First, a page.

Over the course of the past weekend, I took refuge from the unusually hot British summer weather in a country house hotel deep in the lush green countryside. No spa treatments or weddings for me as for most of the rest of the guests; I was leading a seminar on measuring and managing corporate reputation in our always-on world, for a diverse group of Kingston MBA students.
Investing in the next generation of communicators and business leaders is hardwired into the W2O ethos, and the Group’s partnership with the New House School to create the Center for Social Commerce is testament to our commitment to industry and academic collaboration. So when I was presented with the opportunity to explore the changing face of corporate reputation with tomorrow’s bosses, I leapt at the chance.
The group included students from late-20s to mid-40s, from half a dozen countries, and in roles as varied as logistics, finance, marketing and IT infrastructure – and interestingly none currently with a direct role, strategic or implementational, in social media or analytics. In preparing content and stimulus material, I deliberately decided to avoid Reputation 101 – this was a group of MBA candidates, after all. I was richly rewarded for that decision.
Much of the W2O world may have been alien to most of them, and removed from the detail of their day jobs. But their interest, engagement and depth of ideas were incredibly rewarding and encouraging. A breadth of thinking developed in their careers to date – honed by the first year of their two-year course – gave them a healthy scepticism for the claims made by many social media analytics providers. They volunteered many practical examples of how they’ve personally helped to break down silos between different areas of communications in recent years. And they also had a clear interest and understanding of how new approaches to monitoring and measuring the impact of social conversation can – at last – provide the C-suite with the type of metrics that breed confidence, not suspicion or contempt.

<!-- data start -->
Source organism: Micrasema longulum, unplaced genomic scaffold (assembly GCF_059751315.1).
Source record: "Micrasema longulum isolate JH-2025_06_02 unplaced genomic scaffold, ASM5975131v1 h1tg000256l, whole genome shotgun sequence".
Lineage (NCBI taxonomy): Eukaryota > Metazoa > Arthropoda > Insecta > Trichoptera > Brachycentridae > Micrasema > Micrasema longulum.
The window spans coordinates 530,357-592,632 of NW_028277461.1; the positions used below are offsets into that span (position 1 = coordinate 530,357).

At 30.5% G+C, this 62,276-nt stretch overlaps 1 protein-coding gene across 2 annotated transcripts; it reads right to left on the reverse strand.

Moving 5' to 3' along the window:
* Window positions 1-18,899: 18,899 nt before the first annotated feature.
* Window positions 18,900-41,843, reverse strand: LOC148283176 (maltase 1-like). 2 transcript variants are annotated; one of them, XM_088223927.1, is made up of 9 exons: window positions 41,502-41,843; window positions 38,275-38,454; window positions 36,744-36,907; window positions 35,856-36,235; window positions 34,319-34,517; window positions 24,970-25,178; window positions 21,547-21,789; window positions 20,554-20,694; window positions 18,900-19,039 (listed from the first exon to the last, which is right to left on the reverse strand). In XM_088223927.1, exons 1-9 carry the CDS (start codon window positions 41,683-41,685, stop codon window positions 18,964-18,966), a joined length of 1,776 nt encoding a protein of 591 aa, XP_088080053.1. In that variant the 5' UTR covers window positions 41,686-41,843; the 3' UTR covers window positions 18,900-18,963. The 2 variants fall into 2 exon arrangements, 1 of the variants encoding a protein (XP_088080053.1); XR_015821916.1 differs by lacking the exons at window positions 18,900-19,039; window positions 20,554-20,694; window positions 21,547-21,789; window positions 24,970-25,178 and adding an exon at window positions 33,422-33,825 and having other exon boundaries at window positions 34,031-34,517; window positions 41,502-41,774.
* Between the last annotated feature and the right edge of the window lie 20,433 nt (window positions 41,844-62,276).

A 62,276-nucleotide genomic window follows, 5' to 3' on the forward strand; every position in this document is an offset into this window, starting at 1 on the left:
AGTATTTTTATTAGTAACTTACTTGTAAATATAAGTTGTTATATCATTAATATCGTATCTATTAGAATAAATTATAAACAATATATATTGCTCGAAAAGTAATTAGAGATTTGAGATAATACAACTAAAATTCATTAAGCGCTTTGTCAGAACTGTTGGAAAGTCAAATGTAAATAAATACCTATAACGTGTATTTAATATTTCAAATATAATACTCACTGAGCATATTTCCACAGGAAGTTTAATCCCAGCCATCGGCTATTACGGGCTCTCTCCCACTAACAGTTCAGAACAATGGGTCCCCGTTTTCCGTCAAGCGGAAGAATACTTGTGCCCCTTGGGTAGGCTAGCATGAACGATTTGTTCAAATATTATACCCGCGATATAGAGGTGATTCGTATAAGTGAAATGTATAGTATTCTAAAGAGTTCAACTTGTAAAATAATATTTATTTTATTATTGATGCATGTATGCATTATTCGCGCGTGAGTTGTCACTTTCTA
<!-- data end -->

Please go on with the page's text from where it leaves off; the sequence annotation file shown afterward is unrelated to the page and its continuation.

Where my cohort really came into its own was during the group exercise. Three groups tackled what they would do today, tomorrow, in a month’s time and six months from today in the following scenarios:
- Being Boeing … after last week’s fire on an Air Ethiopia Dreamliner, just after the company has gotten over the reputational damage of lithium batteries catching fire
- Being Google … in the event that the British Government were to decide to enforce payment of millions of dollars of corporation tax
- Being Tesco, Britain’s biggest supermarket chain … in the wake of the recent horsemeat scandal, in which burgers and ready meals were found to contain “up to 100%” horsemeat, not beef
Like any good teacher, I had plans worked out for each scenario, and what impressed me with each group was the quality of thinking in the strategic plans they developed in all of 45 minutes. One had set a compelling vision (for Tesco to become the country’s most transparent supermarket) and worked all activation, operational and communications, back from that end point. The next created a compelling matrix for all stakeholders – and influencers of stakeholders – to leave no audience unaddressed, no channel untapped (Boeing came up smelling of roses). And the third took a deliberately contrarian position to ensure that Google didn’t only mend bridges with the British and EU-level Government officials. They also planned for to use the company’s data analytics and visualization skills to set the global agenda on corporate taxation. Gratifyingly, all three baked social media outreach and engagement into their plans, with hard KPIs at every time point.
Not only did I feel I’d learned a lot from a richly diverse group of students from a wide variety of backgrounds. In discussion over lunch afterwards, I also walked away with a couple of new contacts from companies and organizations who were interested in learning more about how our approach to social analytics could help kick-start their businesses’ engagement in social media.
A very productive and thankfully chilled way to spend a Saturday.